Process variation and ERP deployment: Deviation and persistence when workers believe they know better

“I  know better!” In its simplest terms, the first study helps to explain why employees choose to work around a newly installed ERP system, deviating from carefully designed and standardized protocols and processes. Employees are motivated to behave this way because of their perception that the system will not work for them or let them get work done their way. At its core, their motivation is akin to the hypothesis that our quarterback deviated from the play called because he believed it wouldn’t work. In short, he thought he knew better.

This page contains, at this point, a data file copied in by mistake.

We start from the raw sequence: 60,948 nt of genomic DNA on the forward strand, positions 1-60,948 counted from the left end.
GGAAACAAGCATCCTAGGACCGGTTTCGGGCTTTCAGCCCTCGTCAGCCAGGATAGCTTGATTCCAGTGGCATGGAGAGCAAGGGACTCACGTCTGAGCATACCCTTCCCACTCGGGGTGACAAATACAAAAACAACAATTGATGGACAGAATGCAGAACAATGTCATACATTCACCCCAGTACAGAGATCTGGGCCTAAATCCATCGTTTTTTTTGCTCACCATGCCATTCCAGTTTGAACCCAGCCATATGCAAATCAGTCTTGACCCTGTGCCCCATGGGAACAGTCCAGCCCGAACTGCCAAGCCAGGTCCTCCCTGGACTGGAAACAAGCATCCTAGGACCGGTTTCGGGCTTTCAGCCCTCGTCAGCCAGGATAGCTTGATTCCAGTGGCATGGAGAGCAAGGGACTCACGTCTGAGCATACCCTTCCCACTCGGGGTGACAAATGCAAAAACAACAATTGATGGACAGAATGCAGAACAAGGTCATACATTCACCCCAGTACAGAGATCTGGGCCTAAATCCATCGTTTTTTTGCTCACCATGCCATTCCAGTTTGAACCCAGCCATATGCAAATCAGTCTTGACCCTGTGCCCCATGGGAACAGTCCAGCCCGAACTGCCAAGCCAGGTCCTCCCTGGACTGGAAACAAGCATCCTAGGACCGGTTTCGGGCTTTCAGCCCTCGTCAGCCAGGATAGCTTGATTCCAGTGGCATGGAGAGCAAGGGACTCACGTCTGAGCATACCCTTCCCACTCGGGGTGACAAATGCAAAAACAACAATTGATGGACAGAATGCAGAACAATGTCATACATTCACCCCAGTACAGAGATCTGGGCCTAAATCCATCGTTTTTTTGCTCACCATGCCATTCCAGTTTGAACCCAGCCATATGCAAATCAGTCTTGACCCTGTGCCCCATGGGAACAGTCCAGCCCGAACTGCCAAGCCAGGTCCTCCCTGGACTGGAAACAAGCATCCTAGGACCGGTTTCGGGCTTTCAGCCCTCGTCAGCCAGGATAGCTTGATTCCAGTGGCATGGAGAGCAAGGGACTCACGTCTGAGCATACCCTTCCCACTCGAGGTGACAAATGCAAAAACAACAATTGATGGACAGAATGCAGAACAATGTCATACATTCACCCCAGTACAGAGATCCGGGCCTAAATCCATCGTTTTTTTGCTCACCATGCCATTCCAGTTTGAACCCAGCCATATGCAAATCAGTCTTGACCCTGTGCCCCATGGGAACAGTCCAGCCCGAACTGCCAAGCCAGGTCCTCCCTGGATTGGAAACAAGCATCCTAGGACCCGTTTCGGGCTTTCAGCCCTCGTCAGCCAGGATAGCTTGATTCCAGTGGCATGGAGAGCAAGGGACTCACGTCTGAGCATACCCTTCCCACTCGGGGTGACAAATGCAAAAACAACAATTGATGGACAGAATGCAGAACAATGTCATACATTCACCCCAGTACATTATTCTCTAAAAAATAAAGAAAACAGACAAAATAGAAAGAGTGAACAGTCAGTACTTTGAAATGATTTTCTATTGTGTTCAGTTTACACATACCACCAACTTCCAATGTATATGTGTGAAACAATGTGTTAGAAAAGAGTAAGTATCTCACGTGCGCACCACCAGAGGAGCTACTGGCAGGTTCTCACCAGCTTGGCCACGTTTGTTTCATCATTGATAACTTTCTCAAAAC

The first study examines intended business process deviation following ERP deployment. An organization typically implements ERP to standardize work processes and promote greater consistency.6 However, achieving consistency of outcomes is predicated on workers choosing to adhere to the system-embedded business process that is defined for them, including following prescribed steps for completing work. It is possible, however, that system designers’ perspectives vary by the individual on the proper balance between processing “needs” and “prescribed” procedures.7 Furthermore, other research recognizes that some workers are more naturally willing to deviate from prescribed approaches than others.8 This is a critical issue, particularly when a person is faced with a variety of processing options.9